A Journey Through Nevada Part 1 – Lena and Brian

After our time in San Francisco, our first stop on our Best of the West Roadtrip was “The Biggest Little City in the World.” There is one main route to get from the Bay Area to Reno that involves taking the interstate I-80 and without fail getting stuck in traffic around Sacramento. However, there are several smaller state roads through the mountains that are opened seasonally and technically take longer but are breathtakingly scenic. Lena had taken one such road almost 20 years ago and always wanted to do it again, so we decided that this was the perfect opportunity. State Highway 4, also  known as Ebbets’ Pass, is a narrow road that winds over the Sierra Nevada mountains. Originally a Native American trail, the route was explored by Euro-American fur trappers and later became popular during the silver and gold rushes of the 1850s and 1860s. Today the route offers an alpine paradise for summer camping and lake sports and winter lodges and snow sports. 

Crystal blue lakes and jagged granite peaks marked the way through tall pine forests. We stopped numerous times to take in views and smell the air. The kids were less excited than the adults, and somewhere along the drive Noodle broke off his headphone jack inside his iPad. For the entirety of our three week roadtrip, he stoically watched the device with no sound. Or fought with his brother while sharing his screen.

Needing to stretch our legs and alleviate the iPad drama, we stopped at Lake Alpine to dip our feet and let Bug and Noodle run wild. There were many other groups lounging around the shore. The kids befriended several dogs and the enthusiasm for games of fetch was mutual. It is alway interesting to see them interact with dogs when we come to the United States. In many countries where we have lived and traveled, canines are not considered family members and are often unpredictable. Therefore, Bug and Noodle are generally interested but hesitant, so it was sweet to see them splashing around and laughing with the gentle pups. As we sipped cold beverages and waded around in the freezing snow melt, an adolescent bald eagle swooped low across the lake. Conversations ceased and all heads raised to watch the majestic creature soar overhead. 

The drive dropped from pine forest into high desert as we entered Nevada. Farmhouses turned into suburban neighborhoods turned into city sprawl as we passed through Carson City and entered downtown Reno. Our destination, The Whitney Peak Hotel, is the only non-gaming hotel in downtown Reno. Unfortunately, the coolest feature, an exterior climbing wall that scales sixteen floors of the hotel, was closed due to COVID restrictions. Thankfully we arrived on a Friday night, and the little city was buzzing. After an alfresco dinner along the Truckee Riverwalk, we strolled the streets. We observed Reno’s history and future colliding as trendy hipster bars sat next to dusty pawn shops that sat next to second-rate casinos. The crowd consisted of homeless beggars, bachelorette parties, and hopeful locals. We got a huge kick out of the vintage cars cruising, and the El Camino with hydraulics was most appreciated by Bug and Noodle. We actually really enjoyed our quick stop and can see why Reno is getting attention as an under the radar place to visit or live. It’s filled with independent small businesses, surrounded by incredible nature, and inhabited by a mix of friendly longterm locals, returners, and transplants. It’s definitely on our list for a future home if we ever move back to the US long term.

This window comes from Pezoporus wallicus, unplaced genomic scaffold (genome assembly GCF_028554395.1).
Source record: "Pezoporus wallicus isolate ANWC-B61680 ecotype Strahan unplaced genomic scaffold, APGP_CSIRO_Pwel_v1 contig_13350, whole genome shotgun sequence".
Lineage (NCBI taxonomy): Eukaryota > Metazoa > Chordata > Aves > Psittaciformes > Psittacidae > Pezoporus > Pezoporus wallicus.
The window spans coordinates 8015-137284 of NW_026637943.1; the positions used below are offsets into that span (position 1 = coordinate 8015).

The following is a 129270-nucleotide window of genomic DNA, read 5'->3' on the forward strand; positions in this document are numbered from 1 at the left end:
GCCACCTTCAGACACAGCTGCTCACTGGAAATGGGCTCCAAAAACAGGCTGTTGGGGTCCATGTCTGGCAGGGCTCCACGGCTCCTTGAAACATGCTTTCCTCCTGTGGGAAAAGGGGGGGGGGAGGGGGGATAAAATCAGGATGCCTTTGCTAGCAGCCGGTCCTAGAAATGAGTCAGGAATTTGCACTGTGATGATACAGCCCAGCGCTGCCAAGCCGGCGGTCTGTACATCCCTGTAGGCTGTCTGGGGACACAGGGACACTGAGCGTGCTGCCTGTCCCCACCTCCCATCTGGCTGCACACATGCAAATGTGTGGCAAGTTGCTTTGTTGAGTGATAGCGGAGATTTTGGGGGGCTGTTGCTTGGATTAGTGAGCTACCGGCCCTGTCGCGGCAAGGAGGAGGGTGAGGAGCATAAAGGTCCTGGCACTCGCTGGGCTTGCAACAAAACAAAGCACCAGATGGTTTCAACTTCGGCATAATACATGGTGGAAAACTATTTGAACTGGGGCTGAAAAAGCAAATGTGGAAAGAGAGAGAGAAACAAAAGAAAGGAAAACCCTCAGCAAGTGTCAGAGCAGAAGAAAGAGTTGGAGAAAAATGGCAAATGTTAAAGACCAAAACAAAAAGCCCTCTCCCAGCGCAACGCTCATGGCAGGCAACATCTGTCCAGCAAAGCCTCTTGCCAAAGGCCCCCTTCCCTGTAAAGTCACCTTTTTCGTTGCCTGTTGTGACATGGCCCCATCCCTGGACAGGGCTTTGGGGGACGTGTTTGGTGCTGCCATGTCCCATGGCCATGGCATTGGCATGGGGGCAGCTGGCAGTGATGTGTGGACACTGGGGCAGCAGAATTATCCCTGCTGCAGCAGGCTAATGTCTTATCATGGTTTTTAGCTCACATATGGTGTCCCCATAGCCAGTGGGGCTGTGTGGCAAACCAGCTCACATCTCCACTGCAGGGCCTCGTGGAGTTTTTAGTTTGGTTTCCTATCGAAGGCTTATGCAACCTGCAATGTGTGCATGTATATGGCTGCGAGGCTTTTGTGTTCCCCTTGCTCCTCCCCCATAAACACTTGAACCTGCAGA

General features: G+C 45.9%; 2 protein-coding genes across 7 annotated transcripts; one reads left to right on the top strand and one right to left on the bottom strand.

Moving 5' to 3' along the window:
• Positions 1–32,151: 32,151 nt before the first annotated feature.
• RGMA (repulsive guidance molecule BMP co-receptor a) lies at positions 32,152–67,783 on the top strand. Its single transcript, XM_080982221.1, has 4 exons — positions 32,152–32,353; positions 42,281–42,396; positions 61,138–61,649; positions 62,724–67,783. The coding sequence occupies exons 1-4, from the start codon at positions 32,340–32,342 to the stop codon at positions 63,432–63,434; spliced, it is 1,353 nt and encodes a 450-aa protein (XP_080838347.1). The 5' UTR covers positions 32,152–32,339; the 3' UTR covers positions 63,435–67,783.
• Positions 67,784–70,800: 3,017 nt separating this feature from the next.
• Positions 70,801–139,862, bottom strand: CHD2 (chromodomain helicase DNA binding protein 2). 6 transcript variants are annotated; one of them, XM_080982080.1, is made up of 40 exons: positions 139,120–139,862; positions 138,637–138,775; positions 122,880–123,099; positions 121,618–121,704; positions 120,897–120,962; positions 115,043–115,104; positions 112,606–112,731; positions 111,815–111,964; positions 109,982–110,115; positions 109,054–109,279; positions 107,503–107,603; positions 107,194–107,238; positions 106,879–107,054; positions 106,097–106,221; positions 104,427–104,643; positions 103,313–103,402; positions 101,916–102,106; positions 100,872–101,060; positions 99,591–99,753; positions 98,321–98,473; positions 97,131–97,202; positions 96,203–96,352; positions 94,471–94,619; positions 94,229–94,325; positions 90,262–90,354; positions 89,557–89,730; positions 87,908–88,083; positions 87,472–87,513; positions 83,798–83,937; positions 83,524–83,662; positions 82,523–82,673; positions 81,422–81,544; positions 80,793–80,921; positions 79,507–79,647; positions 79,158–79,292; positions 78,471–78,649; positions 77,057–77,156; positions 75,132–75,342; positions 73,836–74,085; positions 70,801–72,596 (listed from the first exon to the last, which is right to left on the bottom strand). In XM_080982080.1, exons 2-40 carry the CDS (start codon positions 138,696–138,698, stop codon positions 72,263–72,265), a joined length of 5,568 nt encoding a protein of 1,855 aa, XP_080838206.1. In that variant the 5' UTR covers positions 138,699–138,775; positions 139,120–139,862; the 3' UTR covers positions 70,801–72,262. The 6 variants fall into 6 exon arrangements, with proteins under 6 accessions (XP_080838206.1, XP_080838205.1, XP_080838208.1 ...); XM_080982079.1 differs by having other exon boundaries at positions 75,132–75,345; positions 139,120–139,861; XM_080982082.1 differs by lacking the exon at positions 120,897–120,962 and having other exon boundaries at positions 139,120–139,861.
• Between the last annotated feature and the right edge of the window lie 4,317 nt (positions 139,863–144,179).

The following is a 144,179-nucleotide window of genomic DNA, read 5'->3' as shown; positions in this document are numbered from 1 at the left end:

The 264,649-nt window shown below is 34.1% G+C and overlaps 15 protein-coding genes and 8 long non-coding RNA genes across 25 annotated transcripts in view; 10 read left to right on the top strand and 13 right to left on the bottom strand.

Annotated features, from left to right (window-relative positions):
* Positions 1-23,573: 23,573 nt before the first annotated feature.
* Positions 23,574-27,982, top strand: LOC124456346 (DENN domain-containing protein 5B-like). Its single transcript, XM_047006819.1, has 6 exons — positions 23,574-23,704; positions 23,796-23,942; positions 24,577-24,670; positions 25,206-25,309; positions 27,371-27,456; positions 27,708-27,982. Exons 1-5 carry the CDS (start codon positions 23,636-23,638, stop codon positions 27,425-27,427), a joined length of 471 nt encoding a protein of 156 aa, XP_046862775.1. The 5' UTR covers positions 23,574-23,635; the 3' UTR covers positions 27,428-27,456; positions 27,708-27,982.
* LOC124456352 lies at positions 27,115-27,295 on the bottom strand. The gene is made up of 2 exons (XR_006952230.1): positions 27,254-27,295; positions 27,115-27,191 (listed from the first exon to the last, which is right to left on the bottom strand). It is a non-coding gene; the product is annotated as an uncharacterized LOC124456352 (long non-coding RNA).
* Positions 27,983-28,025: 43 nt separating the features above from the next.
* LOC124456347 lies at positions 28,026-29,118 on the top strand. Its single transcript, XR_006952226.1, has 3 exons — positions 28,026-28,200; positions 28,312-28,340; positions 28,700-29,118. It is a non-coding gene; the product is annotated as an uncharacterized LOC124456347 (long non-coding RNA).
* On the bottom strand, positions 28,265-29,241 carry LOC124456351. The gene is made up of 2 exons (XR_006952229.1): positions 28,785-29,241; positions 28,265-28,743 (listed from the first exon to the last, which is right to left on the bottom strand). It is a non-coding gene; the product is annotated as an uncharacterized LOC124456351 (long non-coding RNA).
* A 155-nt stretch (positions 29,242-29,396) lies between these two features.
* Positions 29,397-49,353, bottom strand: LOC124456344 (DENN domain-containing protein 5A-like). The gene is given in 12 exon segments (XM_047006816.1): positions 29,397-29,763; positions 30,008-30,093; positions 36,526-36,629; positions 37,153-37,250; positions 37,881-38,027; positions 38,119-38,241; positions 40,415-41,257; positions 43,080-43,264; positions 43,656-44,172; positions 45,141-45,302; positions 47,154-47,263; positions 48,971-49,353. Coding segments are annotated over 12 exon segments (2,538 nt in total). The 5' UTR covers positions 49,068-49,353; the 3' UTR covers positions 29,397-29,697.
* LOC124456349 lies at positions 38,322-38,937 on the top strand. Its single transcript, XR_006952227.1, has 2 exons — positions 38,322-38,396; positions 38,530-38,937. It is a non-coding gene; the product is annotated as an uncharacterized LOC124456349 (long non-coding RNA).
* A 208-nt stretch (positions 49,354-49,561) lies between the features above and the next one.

We spent Sunday visiting Lena’s birth family in Carson City. The story of Lena’s adoption is long and inspiring….and we will definitely get into that in another post. But for brevity, let’s say that it is always special to connect with her birth mother, Nancy, and all the extended family. We especially enjoyed watching Bug and Noodle connect with their cousins. Everyone is so welcoming and it is such an easy crowd to slip into. They welcomed Anna with open arms and gave her the perfect American family gathering. Aside from meeting such wonderful people, Anna was quite stoked to encounter an overflowing plate of perfectly fried and frosted donuts.

After an amazing weekend in Carson and Reno, we were keen to get back into nature and set off early on Monday morning for Lake Tahoe. We packed so much into our two days around the lake and took so many photos that it warrants it own post.

The Best of the West – Brian and Lena